NEW YORK (WCBS 880) — While the Tri-State area has seemingly overcome the coronavirus pandemic, health officials remain concerned over surges in other parts of the country.
New York and the states surrounding it effectively shut down all industries when coronavirus cases began to surge in March and April.
Gov. Andrew Cuomo often referred to the cases as climbing a mountain and the phrase “flatten the curve” became widely used as the state urged residents to stay home and stop the spread of the virus.
Now that cases have dropped to the lowest numbers since the pandemic began, there seems to be a rush to reopen industries and get the economy up and running.
But, as positive cases begin skyrocketing elsewhere, leaders are worried the Tri-State may begin to see a second surge just as the virus has come under control.
As the Fourth of July weekend approaches, people are eager to return to their normal lives of socializing, celebrating, eating and drinking.
However, Dr. Irwin Redlener, director of Colombia University’s National Center for Disaster Preparedness, is warning the public and leaders not to rush into anything.
“Slow down. Don't move on to any other additional phases,” he said.
New York City recently entered Phase 2 of its reopening, allowing personal care businesses and retail shopping to resume, but many are pushing for more industries to reopen – including indoor dining and gyms.
The public health expert says it’s important to watch the numbers in other parts of the country before we return to life as normal. He stresses that people still need to wear a mask and remain at a safe distance from one another.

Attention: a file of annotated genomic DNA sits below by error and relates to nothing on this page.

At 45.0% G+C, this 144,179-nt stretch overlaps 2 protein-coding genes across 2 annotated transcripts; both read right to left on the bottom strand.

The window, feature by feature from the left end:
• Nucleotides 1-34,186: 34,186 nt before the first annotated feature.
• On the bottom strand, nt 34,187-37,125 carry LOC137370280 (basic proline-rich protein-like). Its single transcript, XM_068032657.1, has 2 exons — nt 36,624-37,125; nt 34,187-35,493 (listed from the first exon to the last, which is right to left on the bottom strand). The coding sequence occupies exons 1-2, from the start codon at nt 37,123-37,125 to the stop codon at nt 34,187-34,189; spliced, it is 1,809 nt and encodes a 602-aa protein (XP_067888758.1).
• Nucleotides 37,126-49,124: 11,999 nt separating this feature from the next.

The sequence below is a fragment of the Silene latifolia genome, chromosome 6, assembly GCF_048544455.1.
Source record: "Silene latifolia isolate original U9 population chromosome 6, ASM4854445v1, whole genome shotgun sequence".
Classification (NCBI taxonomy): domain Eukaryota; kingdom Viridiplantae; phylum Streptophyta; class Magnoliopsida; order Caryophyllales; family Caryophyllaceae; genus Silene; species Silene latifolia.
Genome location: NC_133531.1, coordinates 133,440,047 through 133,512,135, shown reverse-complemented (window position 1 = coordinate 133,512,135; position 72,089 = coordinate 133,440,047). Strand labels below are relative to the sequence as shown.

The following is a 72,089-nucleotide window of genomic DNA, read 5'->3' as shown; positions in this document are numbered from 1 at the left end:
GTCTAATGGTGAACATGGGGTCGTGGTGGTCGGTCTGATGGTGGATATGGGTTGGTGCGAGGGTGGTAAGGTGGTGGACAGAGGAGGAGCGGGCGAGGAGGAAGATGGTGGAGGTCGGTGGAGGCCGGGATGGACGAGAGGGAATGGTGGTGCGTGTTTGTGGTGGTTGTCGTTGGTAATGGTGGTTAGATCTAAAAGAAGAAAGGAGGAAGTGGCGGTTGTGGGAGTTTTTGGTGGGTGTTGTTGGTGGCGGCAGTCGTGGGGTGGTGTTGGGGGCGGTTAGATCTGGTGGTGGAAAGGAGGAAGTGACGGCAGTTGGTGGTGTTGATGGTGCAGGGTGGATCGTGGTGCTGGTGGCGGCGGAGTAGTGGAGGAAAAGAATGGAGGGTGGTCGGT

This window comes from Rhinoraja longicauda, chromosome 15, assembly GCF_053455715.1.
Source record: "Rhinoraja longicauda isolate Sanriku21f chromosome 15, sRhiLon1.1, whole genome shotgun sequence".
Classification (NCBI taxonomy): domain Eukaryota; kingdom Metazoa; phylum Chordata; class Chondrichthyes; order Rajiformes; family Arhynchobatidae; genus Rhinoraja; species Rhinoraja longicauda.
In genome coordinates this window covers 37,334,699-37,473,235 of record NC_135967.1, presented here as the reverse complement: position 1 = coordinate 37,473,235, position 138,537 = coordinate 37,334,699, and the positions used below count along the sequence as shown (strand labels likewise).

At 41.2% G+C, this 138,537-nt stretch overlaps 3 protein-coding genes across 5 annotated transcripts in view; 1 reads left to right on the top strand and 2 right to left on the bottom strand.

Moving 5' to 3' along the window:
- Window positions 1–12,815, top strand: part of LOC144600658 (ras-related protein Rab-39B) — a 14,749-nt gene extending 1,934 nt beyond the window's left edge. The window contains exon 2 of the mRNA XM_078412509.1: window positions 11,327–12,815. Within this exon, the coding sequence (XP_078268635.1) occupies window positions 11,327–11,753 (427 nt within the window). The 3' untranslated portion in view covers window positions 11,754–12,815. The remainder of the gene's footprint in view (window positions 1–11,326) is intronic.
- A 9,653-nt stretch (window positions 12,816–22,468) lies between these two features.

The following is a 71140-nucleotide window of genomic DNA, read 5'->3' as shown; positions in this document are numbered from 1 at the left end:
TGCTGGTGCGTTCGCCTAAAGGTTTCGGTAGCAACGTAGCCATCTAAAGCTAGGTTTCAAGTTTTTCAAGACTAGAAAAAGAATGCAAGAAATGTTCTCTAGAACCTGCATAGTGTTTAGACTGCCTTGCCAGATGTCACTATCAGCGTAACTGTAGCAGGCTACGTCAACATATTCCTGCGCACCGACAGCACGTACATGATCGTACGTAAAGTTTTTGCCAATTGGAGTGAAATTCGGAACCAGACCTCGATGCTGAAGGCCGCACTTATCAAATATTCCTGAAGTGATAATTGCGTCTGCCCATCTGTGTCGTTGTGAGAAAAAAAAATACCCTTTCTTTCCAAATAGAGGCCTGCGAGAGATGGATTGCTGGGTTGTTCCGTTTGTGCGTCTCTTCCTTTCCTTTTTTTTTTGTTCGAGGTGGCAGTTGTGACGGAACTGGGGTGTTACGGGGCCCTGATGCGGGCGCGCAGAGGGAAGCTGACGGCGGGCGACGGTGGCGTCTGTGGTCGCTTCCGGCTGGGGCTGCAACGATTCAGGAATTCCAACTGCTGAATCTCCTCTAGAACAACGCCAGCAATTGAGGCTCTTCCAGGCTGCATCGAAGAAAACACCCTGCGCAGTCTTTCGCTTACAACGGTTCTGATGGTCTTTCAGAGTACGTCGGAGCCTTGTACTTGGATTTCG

“There's a price to be paid if we want to control the spread, which means more restrictions for longer,” he said.
He pointed to the overcrowding in hospitals back in April when New York City reached its peak.
“Could we have another situation that involves a huge rush on the hospital's again? It's possible and it could be a younger age group,” Redlener said.
Meanwhile, indoor dining was scheduled to begin in New Jersey this week, but was postponed after the state saw a surge of overcrowding at some bars.
Marilou Halvorsen, the head of the New Jersey Restaurant and Hospitality Association, says because of the postponement, restaurants are bleeding money.
“The small little restaurants that aren't doing anything wrong are dependent on this weekend and they've already prepared for it,” she said.
She fears one in four restaurants will go out of business for good if they are not allowed to reopen soon.